Garden Talk


Top Ten Tips for drought in the garden

Posted by Catharine on August 11th 2010
Cynara cardunculusAugust is a time for frazzled lawns, thistledown parachutes and gaps in the flower-beds.  In the East of England, drought usually kicks in.  Here is a handy list of how to combat that drat drought weather.  As ever, the way is to work with nature.
  1. Get your soil right.  This winter incorporate humus rich material - this will improve both sands and open up clays that crack with lack of rain.
  2. Right plant, right place.  Be rigorous and avoid any plant that wants cool, moisture retentive soils.  A good choice will be silver leaved plants;  they  come from Meditteranean.  So lavenders, sages, rosemaries all aromatic and will go thirsty
  3. Bare earth dries out and provides a seed bed for weeds.  Weeds will compete for water and nutrients.  Zero tolerance for weeds, therefore.
  4. Mulch your flowerbeds. This will discourage weed seeds from germinating .  Moisture will be conserved too.    Leafmould, spent mushroom compost, gravel, woodchip or shards of slate.  All these can be used as mulches.
  5. 5.  Cut back perennials in mid summer - a good treatment for catmints, hardy geraniums, and delphiniums for starters.  This will bring on a second flush of leaves and flowers right through to the first frosts.
  6. Water wisely -  give plants a good soak once a week rather than little and often.  The aim is to encourage deep roots rather than shallow thirsty ones.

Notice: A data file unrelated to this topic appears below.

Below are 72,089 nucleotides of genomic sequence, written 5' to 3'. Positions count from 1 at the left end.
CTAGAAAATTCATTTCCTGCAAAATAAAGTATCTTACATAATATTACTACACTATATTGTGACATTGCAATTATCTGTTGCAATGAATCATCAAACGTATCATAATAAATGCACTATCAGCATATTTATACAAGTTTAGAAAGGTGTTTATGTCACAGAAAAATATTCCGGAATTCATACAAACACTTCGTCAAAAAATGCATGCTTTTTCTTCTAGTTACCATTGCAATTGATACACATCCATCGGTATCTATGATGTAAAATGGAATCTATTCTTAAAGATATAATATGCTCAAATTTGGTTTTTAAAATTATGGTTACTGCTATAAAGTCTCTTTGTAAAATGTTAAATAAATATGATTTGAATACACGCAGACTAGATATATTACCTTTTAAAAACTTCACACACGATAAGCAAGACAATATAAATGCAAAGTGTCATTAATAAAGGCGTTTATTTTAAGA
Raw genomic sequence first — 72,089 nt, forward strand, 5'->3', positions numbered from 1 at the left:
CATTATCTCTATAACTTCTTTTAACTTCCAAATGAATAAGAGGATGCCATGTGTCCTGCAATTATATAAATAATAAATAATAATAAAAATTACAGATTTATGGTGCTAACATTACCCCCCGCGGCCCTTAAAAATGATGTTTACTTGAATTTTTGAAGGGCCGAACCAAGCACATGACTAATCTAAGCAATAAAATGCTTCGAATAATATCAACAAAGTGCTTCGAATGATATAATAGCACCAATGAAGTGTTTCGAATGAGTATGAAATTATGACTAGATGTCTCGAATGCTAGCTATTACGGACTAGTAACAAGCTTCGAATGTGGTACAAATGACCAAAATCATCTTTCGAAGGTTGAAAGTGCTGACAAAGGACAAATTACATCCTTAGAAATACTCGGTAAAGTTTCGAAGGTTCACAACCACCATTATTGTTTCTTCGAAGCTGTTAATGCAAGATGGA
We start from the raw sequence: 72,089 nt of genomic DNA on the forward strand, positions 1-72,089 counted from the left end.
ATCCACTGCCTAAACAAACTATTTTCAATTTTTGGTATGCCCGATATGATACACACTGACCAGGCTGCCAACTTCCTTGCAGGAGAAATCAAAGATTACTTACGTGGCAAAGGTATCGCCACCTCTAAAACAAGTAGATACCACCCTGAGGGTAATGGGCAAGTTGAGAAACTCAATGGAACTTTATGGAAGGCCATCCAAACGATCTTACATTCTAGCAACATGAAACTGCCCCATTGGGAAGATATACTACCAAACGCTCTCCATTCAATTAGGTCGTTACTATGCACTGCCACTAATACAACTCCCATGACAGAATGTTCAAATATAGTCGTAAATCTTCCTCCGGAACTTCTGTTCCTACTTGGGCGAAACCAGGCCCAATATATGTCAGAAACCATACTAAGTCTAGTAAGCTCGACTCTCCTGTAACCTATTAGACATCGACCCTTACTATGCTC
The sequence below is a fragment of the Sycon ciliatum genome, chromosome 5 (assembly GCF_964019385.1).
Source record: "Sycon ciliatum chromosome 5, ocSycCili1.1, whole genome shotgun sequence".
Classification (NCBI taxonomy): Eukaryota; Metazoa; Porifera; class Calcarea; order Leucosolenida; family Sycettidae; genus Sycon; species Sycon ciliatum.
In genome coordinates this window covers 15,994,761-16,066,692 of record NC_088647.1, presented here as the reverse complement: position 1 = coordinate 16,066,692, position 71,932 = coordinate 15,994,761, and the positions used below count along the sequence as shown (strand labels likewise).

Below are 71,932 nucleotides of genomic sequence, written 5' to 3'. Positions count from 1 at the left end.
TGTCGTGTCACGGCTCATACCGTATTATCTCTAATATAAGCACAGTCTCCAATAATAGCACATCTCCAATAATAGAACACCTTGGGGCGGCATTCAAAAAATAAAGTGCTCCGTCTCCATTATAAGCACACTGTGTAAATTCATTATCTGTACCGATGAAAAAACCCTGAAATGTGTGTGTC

7. Time of the day to water - early morning is the best.  Avoid watering in bright sunshine.
  8. Keep plants healthy.  Look out for early arrival of aphids and cut off and burn infested stems and buds.
  9. To solve the problem of bare gaps in a newly planted bed, sprinkle in the seeds of annuals to give colour and cover while the perennials and shrubs get going
  10. Top Ten Drought Plants of the Day:
  • Perovskia atriplicifolia, called Russian sage - white bleached stems with intense blue flowers at the autumn end of summer
  • Allium sphaerocephalon egg sized flowers, blood red in July, co-planted with the perovskia for a fantastic combination
  • Echinops ritro.  Metallic blue balls on tall stems.  Beware prolifiic seeding though.
  • Crocosmia  Lucifer - has searing red exotic blooms that look like humming birds in action.  companion plant with echnops.  A 1980s combo.
  • Erigeron karvinskianus - daisy to grow out of steps, gaps in paving - will seed everywhere.  A low crawly filler.
  • Iris germanica - these are bearded irises - practically every colour under the sun is available.  go to www.woottensplants for a large  selection.
  • Astelia chatamica architectral silver leaves,  this is what a phormium would look like if only it knew how. Looks great in a pot or as an eye catcher in a flower bed.
  • Cynara cardunculus - artichoke - where space permits this will give a architectural effect and you can eat it.
  • Digitalis purpurea- common old foxgloves but so easy to grow and in shade especially - a lovely plant.  Pink but white is available too.
  • Verbascum spp - foxglove effect, but more refined.  There are lots of different new cultivars so plenty of colours to choose from.
Top Ten Tips for drought in the garden